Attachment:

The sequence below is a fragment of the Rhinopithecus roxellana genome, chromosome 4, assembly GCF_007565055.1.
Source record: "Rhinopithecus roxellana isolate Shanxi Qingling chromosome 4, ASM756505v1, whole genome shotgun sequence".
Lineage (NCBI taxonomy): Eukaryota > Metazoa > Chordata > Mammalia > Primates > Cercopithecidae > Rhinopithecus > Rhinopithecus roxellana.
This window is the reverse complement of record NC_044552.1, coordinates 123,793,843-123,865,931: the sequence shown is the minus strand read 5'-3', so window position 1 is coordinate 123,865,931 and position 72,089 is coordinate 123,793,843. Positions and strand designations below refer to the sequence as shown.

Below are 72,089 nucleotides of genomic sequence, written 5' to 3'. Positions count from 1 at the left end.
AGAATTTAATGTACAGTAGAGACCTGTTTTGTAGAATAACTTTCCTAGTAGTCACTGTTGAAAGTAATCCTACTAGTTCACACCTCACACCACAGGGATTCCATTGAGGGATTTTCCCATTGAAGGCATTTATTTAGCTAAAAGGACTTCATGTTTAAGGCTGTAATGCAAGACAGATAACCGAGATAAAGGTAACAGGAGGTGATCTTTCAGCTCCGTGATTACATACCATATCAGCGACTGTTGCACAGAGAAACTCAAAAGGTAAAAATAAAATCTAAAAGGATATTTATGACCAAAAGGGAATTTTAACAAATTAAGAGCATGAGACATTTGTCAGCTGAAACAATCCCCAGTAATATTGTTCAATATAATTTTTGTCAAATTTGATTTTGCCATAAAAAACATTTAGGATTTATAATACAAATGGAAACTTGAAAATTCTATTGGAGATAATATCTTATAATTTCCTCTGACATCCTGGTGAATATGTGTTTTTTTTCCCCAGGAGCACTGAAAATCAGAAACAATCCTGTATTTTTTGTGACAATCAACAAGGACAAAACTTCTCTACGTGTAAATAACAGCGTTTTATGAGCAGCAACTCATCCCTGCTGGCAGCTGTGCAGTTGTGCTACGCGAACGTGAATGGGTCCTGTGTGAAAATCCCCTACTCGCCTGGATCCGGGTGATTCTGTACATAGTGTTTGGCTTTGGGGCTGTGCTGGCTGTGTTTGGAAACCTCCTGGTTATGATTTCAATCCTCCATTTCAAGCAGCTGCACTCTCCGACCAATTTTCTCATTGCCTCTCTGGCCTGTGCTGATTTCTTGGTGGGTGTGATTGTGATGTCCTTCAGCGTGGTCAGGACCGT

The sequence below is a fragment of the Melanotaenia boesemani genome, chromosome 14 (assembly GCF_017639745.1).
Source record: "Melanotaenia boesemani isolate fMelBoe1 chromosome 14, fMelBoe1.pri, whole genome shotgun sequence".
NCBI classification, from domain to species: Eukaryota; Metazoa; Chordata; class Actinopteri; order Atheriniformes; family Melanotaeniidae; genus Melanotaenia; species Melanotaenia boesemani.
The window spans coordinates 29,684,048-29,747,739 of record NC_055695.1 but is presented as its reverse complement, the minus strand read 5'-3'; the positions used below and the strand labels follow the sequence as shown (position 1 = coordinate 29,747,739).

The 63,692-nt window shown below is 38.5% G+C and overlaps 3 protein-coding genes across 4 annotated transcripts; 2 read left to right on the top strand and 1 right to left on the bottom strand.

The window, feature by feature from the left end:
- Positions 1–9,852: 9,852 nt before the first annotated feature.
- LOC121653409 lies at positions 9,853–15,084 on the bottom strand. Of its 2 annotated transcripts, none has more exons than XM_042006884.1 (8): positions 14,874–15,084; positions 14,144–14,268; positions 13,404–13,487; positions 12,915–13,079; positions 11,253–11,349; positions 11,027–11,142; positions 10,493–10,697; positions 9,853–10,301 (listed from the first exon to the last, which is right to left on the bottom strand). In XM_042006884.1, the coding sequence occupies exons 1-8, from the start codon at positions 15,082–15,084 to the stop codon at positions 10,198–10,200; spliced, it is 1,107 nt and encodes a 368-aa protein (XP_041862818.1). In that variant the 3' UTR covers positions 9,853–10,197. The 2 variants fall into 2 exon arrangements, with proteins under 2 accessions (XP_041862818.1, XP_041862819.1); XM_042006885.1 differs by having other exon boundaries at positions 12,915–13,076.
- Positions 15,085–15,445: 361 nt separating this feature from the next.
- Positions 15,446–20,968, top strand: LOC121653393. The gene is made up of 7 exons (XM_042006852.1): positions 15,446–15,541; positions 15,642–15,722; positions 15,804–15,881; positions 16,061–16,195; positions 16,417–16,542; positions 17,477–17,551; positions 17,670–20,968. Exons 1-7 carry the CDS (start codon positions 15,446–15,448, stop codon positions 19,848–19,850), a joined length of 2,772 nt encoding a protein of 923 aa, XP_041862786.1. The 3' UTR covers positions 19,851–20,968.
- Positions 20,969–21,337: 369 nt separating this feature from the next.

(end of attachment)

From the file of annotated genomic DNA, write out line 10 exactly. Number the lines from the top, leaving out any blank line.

The window spans coordinates 29,684,048-29,747,739 of record NC_055695.1 but is presented as its reverse complement, the minus strand read 5'-3'; the positions used below and the strand labels follow the sequence as shown (position 1 = coordinate 29,747,739).